Things have really come full circle for the perpetually troubled liberal magazine Newsweek, since it infamously smeared Newt Gingrich on its cover as "the Gingrich who stole Christmas." Eighteen years later, Newsweek is literally doing that to more than 50 employees it fired on Friday.
The pink-slipped staff for the Newsweek/Daily Beast Company received a letter from Editor-in-Chief Tina Brown and Chief Executive Officer Baba Shetty on Friday that can be summed up in four words: “Happy holidays. You're fired.”
The shocking revelation of CIA Director David Petraeus's adultery has rocked Washington and has thrilled the media, perhaps a little too much.
Forget the pain that adultery causes and which Holly Petraeus must be feeling right now. For the Daily Beast/Newsweek's Lizzie Crocker, the whole situation is the perfect news peg to offer aspiring philanderers lessons they can learn from the ex-CIA chief's "rookie mistakes."
With the long-time news weekly on the verge of shifting from a paper publication to an online magazine, the folks at Newsweek have apparently thrown caution to the wind and are publishing whatever they feel like as long as it praises Democrats and hazes Republicans.
Case in point: the cover of the periodical's post-election edition, which shows President Obama dressed like Napoleon Bonaparte in addition to a headline that reads: "GOP: You're Old, You're White, You're History!"
PolitiFact has received a fair share of criticism from conservatives for their spin-heavy fact-checks. The liberal media, for the most part, has accordingly been dismissive of such conservative complaints. But now even The Daily Beast/Newsweek is joining in on the criticism, with contributor Megan McArdle joining conservatives in noting the fact-checker repeated repetition of a falsehood regarding the Lilly Ledbetter Supreme Court case.
On PBS's Charlie Rose show on Monday, as the group discussed the night's presidential debate, New York magazine's John Heilemann described Mitt Romney's past statements on foreign policy as "relatively harsh and relatively bellicose," as he argued that Romney had faced political "dangers" in his foreign policy positions "because he's been surrounded by some number of neo-conservative foreign policy advisors."
The Associated Press published an article on the reasons for the demise of the print of edition of Newsweek but skipped any mention of the former editor of that magazine, Jon Meacham, who was instumental in ensuring its failure. It's the equivalent of publishing an article on the reasons why the Titanic sunk in which the word "iceberg" does not appear.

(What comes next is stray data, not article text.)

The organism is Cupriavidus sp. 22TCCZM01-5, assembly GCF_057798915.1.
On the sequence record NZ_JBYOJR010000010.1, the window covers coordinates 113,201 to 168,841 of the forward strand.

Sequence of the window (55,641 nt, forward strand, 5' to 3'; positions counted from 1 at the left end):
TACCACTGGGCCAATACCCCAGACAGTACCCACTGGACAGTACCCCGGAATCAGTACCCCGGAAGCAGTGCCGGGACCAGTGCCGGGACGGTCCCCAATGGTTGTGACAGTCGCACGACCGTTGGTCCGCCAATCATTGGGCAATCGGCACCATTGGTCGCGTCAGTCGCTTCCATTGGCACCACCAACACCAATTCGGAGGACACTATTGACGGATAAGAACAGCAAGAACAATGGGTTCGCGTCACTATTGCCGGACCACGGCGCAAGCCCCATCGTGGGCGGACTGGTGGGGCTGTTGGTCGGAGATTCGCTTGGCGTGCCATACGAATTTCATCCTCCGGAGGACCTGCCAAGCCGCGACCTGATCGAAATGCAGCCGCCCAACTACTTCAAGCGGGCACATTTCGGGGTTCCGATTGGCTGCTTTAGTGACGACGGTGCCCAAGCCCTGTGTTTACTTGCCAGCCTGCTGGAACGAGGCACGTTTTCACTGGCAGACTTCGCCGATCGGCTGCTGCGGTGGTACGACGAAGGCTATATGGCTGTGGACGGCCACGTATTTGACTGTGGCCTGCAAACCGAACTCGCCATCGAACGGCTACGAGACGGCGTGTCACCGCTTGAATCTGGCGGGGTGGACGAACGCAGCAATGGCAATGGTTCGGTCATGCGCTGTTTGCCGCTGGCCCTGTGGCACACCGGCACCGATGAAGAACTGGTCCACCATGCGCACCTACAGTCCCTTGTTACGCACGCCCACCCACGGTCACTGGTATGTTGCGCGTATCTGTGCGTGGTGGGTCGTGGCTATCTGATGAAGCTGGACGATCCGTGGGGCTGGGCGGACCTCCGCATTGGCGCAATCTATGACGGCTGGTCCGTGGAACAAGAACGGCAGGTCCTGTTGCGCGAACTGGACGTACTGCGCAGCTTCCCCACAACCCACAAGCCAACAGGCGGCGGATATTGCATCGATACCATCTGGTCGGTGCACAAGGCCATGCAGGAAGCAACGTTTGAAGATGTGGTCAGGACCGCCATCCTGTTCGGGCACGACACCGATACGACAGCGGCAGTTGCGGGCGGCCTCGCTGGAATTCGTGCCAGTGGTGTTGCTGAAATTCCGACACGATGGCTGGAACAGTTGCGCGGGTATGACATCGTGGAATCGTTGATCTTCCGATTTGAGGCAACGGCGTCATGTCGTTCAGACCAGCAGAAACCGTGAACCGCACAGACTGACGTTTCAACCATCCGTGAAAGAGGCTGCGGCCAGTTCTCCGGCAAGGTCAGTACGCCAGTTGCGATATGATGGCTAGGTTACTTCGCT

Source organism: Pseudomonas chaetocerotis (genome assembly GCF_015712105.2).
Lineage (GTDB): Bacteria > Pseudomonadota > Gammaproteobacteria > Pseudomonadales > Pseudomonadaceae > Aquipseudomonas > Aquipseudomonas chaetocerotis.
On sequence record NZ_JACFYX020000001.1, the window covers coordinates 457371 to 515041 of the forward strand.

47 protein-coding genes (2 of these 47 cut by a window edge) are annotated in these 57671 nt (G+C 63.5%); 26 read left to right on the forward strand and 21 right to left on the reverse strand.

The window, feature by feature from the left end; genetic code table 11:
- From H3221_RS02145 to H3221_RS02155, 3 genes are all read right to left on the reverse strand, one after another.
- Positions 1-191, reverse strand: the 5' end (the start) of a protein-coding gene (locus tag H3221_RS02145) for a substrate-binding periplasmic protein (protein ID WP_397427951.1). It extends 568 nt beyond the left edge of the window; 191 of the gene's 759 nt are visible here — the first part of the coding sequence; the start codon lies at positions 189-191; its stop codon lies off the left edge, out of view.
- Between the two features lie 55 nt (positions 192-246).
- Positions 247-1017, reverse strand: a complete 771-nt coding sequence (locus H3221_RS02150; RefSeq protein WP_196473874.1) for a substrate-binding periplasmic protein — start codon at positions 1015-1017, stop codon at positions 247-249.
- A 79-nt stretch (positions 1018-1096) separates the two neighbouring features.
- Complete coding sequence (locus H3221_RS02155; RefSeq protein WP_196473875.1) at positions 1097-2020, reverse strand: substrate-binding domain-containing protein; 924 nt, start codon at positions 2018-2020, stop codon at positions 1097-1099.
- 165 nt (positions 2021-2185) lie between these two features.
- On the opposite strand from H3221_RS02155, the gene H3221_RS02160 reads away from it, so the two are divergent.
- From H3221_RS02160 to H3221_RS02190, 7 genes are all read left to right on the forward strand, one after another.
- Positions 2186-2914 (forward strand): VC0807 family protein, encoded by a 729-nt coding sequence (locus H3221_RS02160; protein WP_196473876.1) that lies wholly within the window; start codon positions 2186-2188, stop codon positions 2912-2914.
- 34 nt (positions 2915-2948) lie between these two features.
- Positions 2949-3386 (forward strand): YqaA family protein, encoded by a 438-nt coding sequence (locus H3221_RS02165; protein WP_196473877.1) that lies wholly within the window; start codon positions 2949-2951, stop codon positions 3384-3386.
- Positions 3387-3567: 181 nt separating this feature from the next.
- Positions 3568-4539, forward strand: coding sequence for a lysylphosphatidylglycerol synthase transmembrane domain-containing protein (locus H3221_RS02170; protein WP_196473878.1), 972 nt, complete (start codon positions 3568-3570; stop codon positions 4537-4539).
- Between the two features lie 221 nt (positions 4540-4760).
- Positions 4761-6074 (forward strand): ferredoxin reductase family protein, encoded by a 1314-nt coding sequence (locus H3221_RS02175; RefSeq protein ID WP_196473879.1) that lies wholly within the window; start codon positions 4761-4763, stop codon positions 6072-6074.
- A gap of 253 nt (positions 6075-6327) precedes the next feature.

What Meacham did to destroy Newsweek was so absurd that he really deserves a plaque in the Bad Business Decisions Hall of Fame. Am I exaggerating? Here is Howard Kurtz at the Washington Post explaining the business "genius" of Jon Meacham in May 2009:
Fox News's Bret Baier quoted NewsBusters associate editor Noel Sheppard on Thursday's Special Report.
In a "Grapevine" segment about Newsweek's announcement that it will be printing its last magazine on December 31, Baier read from the note Newsweek publicists sent Scott Whitlock at NewsBusters from editor Tina Brown in July claiming that this wasn't going to happen (video follows with transcribed highlights and commentary):
In the wake of the announcement on Thursday that Newsweek will cease print publication at the end of the year, Time's managing editor appeared on Morning Joe to swear that his magazine won't be next. Co-host Willie Geist quizzed, "But it's still cost effective for you to print this out every week?" Richard Stengel first admitted "the most expensive single thing" is to physically produce the publication.
He hedged, "And obviously the post office has a lot of trouble." Stengel then insisted the print version of the liberal magazine "becomes a premium product that you get in addition to all the other as specks of Time on every other platform." Offering some empty bravado, Stengel asserted, "We will continue to do well. I've always said like the NBA slogan, there can only be one – and that's us."
For the past few weeks, NewsBusters has been showcasing the most egregious examples of liberal media bias the Media Research Center has uncovered in our 25-year history, all leading up to tonight’s 25th Anniversary Gala and DisHonors Awards in Washington, D.C.
To close out this series, I’ve pulled together what I consider the 25 most obnoxious quotes of the MRC’s history. It’s a pretty offensive display of smug disdain for everyday conservatives, rabid hatred for conservative leaders, embarrassing sycophancy for liberals, and a little anti-American treason thrown in for good measure.
These worst-of-the-worst quotes and video appear below the jump; or you can check out the year-by-year posts here.